With neither of the two major domestic wrestling companies showing any interest in his services, Martin began talking retirement in late 2007. However, the lure of the payday kept him coming back, and presumably kept him in the "lifestyle" of a pro wrestler (you may read whatever you like into that euphemism). That is not, however, to say that he HAD to wrestle for the money: his WWF/E tenure coincided with the industry's giant boom phase, and he was well-compensated. Even with the recent economic downturn, it's thought that his investment/real-estate holdings were sufficient to allow him to "pick his spots" when it came to wrestling, and this meant eschewing the US indie scene and competing exclusively on overseas tours where he (and other ex-WWE stars) are heavily promoted as major stars in front of big arenas full of fans. Martin had competed on a tour of Japan earlier this year, and was slated to return to Europe later this month.

Instead, Andrew Martin finds himself back in the minds of wrestling fans today for an altogether different and unfortunate reason. After a lengthy stretch of Wrestling Deaths that seemed limited to reasonable and/or natural causes, we once again find ourselves contemplating a case of a guy passing away while still in the absolute prime of his life, and wondering how it is that another healthy 30-something-year-old man can drop dead. In briefly eulogizing Test, Jim Ross has revealed that Martin completed an in-patient drug-rehab program last autumn (on WWE's dime, as part of WWE's out-reach to their alumni who may be dealing with the Personal Demons), and was thought to be doing well. Then again, Test's decision to take WWE up on the offer of rehab only came after a late-night arrest for drunk driving, so again, we come back full-circle to the whole issue of "lifestyle" and how it's kinda hard to sit here and blithely pretend like there's gonna be some sort of perfectly logical explanation for why this has happened...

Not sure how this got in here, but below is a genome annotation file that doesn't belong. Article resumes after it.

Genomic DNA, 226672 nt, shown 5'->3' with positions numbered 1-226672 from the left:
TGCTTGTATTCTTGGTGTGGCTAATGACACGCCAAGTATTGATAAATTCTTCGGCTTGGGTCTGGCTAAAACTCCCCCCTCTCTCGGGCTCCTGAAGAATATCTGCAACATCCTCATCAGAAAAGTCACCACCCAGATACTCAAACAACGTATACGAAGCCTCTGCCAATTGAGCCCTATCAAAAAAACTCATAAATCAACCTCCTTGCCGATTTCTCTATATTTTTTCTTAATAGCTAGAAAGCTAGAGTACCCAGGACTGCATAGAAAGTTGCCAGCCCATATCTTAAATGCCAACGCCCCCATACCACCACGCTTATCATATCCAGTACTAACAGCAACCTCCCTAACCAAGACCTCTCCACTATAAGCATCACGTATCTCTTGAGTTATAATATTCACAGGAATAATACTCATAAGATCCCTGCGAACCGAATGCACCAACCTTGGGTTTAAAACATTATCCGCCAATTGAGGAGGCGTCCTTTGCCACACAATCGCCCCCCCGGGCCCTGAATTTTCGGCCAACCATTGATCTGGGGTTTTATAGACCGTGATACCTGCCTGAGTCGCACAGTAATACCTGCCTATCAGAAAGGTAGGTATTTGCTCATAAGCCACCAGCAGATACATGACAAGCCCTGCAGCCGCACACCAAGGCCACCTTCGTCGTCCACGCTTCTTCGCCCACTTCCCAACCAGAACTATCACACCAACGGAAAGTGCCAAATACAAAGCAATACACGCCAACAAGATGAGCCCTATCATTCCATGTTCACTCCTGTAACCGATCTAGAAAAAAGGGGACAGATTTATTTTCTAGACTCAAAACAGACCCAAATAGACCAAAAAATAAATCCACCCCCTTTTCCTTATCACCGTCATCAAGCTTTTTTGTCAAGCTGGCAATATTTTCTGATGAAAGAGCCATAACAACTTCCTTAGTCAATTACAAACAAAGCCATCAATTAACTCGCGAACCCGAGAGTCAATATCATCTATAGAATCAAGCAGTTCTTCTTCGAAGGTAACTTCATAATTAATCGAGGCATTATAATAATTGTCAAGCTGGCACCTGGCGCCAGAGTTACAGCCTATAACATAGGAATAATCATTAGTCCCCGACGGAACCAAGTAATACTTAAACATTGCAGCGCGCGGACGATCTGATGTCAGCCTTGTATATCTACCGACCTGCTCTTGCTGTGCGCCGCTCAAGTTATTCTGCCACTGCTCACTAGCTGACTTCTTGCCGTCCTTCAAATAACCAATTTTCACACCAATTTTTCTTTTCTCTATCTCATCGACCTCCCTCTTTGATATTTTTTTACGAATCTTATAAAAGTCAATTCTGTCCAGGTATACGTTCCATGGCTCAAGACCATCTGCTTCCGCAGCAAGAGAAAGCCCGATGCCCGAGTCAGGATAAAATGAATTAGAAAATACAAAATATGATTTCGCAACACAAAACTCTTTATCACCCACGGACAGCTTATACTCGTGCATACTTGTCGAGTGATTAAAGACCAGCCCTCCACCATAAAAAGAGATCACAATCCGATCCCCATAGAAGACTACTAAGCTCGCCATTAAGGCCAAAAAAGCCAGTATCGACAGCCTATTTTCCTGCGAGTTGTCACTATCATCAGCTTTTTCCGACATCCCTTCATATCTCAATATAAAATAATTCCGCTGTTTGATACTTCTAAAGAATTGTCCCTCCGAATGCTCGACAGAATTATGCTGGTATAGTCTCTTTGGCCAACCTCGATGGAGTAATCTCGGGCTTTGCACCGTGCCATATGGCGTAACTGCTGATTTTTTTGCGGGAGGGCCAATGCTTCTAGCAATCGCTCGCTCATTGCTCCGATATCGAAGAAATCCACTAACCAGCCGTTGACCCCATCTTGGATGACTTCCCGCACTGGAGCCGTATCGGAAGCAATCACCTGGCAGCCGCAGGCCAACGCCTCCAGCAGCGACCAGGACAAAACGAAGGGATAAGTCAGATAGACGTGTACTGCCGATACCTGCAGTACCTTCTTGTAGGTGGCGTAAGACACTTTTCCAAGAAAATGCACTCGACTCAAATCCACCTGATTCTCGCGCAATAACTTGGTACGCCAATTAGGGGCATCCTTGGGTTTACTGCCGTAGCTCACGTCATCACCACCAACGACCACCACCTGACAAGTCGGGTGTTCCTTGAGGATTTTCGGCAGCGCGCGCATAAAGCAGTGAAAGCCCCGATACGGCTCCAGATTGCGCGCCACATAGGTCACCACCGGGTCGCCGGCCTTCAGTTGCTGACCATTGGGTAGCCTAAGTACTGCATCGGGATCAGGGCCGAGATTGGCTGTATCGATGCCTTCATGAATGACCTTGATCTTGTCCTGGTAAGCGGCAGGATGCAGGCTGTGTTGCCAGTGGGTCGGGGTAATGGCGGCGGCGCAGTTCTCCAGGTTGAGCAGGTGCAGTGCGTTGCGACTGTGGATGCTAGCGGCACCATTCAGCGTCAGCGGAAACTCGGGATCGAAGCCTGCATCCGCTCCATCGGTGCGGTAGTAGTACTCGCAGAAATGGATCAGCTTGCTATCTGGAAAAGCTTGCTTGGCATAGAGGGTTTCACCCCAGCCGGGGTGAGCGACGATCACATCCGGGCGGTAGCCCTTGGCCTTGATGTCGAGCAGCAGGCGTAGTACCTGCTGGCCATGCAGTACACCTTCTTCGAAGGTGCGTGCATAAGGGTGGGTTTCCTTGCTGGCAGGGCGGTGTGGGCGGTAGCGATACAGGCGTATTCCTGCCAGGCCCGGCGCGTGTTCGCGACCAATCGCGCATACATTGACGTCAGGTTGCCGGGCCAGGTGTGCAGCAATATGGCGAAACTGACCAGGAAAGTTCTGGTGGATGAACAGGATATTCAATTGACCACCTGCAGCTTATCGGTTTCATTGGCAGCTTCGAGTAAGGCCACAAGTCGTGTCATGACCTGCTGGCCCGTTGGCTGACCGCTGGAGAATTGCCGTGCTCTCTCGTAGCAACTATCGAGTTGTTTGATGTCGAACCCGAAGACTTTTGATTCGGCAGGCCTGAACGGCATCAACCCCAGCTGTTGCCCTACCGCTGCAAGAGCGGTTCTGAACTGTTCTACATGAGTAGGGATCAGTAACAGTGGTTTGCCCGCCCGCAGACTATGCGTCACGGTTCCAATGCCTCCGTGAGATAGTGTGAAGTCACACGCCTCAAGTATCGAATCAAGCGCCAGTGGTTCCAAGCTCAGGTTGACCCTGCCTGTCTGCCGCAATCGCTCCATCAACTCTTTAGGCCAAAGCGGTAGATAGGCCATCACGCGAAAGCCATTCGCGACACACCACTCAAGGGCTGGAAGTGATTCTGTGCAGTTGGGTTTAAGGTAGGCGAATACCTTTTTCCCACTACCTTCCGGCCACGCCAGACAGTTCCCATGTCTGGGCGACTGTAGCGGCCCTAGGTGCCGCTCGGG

OO will continue to provide updates and information on this story as details become available, so keep on checking back for that... and until then, it goes without saying that we offer our condolences to all of Andrew "Test" Martin's family, friends, and fans.

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Rick Scaia is a wrestling fan from Dayton, OH.  He's been doing this since 1995, but enjoyed it best when the suckers from SportsLine were actually PAYING him to be a fan.